If you’re going to hire a private investigator for any kind of investigative work, make sure that you know exactly what they’re doing on your behalf. An unethical private investigator’s actions can result in legal liability for you, whether you knew about it or not.
Toward the end of 2022, according to an article by the Associated Press, the mayor of Reno, Nevada sued a private investigation company after she found a tracking device on her vehicle. The tracking device was found by a mechanic during routine maintenance. Upon further investigation, the tracking device was linked to an email address that happened to belong to a local private investigation company.
It is illegal to put tracking devices on vehicles. In fact, this action could result in jail time. The private investigator might personally face legal or criminal consequences for putting the device on the mayor’s vehicle. But it’s even worse than that because this private investigator was allegedly working on behalf of an unidentified third party. This third party’s identity has not been located, but it will come out in time as the investigation continues. While it’s true that there is confidentiality between a PI and their clients, when there is a violation of law, this breaches that right to privacy and confidentiality.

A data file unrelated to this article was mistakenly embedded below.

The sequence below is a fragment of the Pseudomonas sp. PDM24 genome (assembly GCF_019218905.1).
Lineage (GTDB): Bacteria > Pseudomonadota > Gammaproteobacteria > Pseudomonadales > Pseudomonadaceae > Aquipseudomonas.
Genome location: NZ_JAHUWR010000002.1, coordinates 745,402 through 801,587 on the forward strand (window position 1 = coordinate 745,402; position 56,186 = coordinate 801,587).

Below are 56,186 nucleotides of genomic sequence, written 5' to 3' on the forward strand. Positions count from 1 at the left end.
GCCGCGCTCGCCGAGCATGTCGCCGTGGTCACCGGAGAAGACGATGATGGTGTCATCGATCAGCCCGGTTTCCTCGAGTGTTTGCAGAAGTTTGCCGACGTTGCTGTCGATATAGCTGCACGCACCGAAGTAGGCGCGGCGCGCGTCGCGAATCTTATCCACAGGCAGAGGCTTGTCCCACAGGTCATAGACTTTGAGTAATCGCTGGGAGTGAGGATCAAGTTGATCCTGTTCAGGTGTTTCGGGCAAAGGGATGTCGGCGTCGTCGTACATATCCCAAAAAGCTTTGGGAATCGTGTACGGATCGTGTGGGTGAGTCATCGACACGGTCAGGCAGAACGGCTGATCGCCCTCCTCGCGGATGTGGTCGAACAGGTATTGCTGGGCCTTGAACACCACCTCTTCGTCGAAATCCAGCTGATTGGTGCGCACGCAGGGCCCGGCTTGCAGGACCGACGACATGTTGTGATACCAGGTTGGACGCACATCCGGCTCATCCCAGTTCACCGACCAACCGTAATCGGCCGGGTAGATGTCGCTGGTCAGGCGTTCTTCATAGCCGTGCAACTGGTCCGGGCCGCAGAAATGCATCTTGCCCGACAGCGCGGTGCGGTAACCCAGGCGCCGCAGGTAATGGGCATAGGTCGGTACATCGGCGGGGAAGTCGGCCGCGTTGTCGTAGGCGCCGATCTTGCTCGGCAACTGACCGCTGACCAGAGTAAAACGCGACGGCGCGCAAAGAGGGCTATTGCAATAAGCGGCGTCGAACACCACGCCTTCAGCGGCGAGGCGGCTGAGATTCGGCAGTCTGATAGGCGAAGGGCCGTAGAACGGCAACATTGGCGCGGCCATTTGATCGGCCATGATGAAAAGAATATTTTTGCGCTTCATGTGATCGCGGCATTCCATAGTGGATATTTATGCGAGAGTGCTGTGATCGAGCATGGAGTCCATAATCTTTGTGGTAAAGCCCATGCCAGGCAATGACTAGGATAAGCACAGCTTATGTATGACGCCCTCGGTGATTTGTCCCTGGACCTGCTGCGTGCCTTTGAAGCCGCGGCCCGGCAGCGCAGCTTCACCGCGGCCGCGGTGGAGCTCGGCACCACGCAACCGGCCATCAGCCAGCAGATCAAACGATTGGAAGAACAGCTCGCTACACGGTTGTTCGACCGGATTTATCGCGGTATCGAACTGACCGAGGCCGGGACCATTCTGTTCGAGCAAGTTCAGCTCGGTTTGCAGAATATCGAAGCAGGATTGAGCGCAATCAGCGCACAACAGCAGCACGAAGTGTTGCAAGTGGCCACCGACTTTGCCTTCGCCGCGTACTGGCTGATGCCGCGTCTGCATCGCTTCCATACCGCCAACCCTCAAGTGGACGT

The Reno mayor is filing civil and criminal claims against the agency. Additionally, she’s seeking to uncover the identity of the third party. At some point, this will come out in court over depositions, testimony, or discovery. Once it does, this puts all of the communications between the investigator and the client on the surface. And when it does, it will cause major liability for the investigator, and possibly for the client that hired the investigator.
There have been cases where clients will say to an investigator, “I just want to know this information, I don’t care how you find it, I don’t want to know how you found it, just find it”, and while it sounds like they’re clearing themselves of liability, they’re actually establishing negligence and increasing their liability. Negligence is established because the client is aware of the harmful methods and turns a blind eye to their use. There are many legal ways to get access to information that might seem inaccessible. It may as simple as accessing a shared Cloud service or a shared Bluetooth infotainment system.
Even if you decide to work with an investigator that will do something illegal for you, it doesn’t mean you’re off the hook. In the mid-2000s, Hewlett Packard got into hot water after it was found that their private investigator was actually using pre-texting and social engineering to access private information, all of which is illegal under the Gramm-Leach Bliley Act. In addition to the private investigator’s consequences, several executives at the company also faced charges as a result.
In summary, just because you hire a third party to do something illegal doesn’t automatically mean you’re off the hook in terms of liability. We’re not lawyers and this isn’t legal advice. We want to make sure you are aware of your liability as a client and that you won’t get into trouble for something you didn’t know anything about.
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